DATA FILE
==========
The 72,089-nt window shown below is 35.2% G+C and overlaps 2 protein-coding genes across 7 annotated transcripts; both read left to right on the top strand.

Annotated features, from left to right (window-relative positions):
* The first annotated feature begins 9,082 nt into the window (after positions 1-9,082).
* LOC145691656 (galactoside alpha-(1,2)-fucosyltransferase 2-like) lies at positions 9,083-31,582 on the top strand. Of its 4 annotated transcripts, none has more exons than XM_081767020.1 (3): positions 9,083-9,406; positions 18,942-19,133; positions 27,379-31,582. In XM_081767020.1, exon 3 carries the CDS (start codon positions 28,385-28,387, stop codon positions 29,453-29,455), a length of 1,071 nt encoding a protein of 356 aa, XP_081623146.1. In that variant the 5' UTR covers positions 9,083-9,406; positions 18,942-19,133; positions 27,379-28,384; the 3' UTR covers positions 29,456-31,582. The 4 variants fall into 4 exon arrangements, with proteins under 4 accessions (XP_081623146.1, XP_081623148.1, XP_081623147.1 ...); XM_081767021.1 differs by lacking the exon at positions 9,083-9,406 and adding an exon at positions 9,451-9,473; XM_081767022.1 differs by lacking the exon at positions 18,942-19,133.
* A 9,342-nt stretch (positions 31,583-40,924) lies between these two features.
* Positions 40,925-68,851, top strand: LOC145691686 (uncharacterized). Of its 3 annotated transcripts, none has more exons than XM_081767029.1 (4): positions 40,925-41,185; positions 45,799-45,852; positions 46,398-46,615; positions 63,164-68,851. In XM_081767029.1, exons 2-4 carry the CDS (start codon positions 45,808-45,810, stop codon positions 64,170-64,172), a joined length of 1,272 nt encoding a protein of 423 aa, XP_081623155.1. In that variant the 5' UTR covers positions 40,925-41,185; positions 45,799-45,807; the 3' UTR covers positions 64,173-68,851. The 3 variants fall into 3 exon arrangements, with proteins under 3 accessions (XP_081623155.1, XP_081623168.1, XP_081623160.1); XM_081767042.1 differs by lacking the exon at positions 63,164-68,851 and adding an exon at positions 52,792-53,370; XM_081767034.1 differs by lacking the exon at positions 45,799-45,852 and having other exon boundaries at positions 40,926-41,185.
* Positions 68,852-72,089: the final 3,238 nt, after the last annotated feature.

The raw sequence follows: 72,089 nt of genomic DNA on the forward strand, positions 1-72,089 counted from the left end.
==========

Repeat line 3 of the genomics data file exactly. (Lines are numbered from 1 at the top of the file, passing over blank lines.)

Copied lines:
* The first annotated feature begins 9,082 nt into the window (after positions 1-9,082).